A University of Delaware faculty member on Wednesday became the first Delawarean to test positive for coronavirus, and the university immediately suspended classes for two weeks and will transition to online classes.
The university also announced that spring break will begin Saturday despite it originally being scheduled for March 28.
Until Wednesday, Delaware was one of the few states that did not have a confirmed case of COVID-19. Neighboring states — Maryland, New Jersey and Pennsylvania — have all confirmed cases of coronavirus.
Delaware's announcement came on the same day the World Health Organization declared COVID-19 to be a pandemic.
"We've been expecting this for weeks," Gov. John Carney said at a press conference Wednesday afternoon. "We're not panicking and neither should you."
More about faculty member with virus
The faculty member lives in New Castle County and is over the age of 50 years old, state health officials said. He self-isolated at home when he began experiencing symptoms and is not "severely ill."
The man was exposed to another confirmed case of COVID-19 in a different state, officials said. The Division of Public Health is working to identify any close contacts of the individuals who were possibly exposed and said it would release no more information about the man.
State health officials believe he came in contact with fewer than 50 people because he self-quarantined "quite quickly," said Dr. Karyl Rattay, director of the Division of Public Health.
His case is described as a presumptive positive until it is confirmed by the Centers for Disease Control and Prevention.
"It will be an evolving situation as it has been in other states," Carney added, "and we will respond accordingly."
UD follows the lead
UD's reaction was swift.
After announcing it will move spring break up, the university followed the lead of colleges across the country to transition to online instruction beginning March 23.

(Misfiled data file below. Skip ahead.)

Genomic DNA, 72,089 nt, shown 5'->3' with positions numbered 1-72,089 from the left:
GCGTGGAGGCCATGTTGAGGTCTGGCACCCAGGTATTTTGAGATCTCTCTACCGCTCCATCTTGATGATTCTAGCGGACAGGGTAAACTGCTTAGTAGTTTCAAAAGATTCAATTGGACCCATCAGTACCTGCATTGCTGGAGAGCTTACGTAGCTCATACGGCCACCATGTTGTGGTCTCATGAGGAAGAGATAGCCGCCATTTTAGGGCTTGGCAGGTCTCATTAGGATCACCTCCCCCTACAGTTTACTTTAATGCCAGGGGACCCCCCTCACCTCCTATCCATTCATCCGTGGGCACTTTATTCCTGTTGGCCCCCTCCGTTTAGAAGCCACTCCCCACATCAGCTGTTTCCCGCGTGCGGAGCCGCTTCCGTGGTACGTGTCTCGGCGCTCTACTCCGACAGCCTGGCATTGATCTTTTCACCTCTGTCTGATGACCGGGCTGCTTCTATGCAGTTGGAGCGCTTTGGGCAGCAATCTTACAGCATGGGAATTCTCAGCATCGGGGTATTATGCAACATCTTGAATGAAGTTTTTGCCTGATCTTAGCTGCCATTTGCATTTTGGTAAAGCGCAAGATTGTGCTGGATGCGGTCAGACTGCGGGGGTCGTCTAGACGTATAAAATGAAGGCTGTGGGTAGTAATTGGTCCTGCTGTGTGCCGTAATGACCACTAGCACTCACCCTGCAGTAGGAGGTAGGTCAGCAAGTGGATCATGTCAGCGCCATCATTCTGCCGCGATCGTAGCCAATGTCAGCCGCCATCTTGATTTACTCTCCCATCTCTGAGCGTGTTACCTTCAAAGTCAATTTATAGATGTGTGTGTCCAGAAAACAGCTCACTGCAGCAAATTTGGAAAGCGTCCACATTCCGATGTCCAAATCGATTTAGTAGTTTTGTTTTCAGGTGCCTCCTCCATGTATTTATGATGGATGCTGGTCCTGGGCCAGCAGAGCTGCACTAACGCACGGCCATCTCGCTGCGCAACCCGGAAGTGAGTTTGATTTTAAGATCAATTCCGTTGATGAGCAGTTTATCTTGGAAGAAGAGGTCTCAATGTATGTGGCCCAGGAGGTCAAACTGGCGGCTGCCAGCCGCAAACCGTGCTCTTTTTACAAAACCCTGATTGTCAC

Classes will remain online until further notice. The decision applies to both the
Newark campus and the Associate of Arts program in Wilmington.
Students still have the option of remaining in residence halls, and campus dining services will continue to operate.
As of Wednesday, the state has tested 31 people for COVID-19, including the person who tested positive. There have been 21 negative results, and nine still pending.
Ria Allman, a manager at the Delaware Public Health Lab, said the state can run 100 tests a day — but hasn't hit that capacity yet. The state runs, on average, two samples per patient.
Allman said the lab plans to bring on more staff to handle testing of the eventual increase in specimens.
Despite concerns in other states about the availability of coronavirus tests, Delaware has been able to keep up with the testing as of now, Rattay said.
Taking care of yourself
Health officials encourage residents to follow good hygiene — washing hands regularly, avoiding touching the face and sneezing into the elbow, as well as stocking up on supplies such as food, water and medicines; avoiding crowds; and having a plan in place in case you or someone in your family gets sick.
If you are sick, do not go to work, officials have stressed.
Seniors and people with underlying medical conditions should avoid large crowds in order to reduce their risk of contracting coronavirus.
For those who have concerns or questions about the virus, call (866) 408-1899 or email questions to DPHCall@delaware.gov.
Contact Meredith Newman at (302) 324-2386 or at firstname.lastname@example.org. Follow her on Twitter at @merenewman.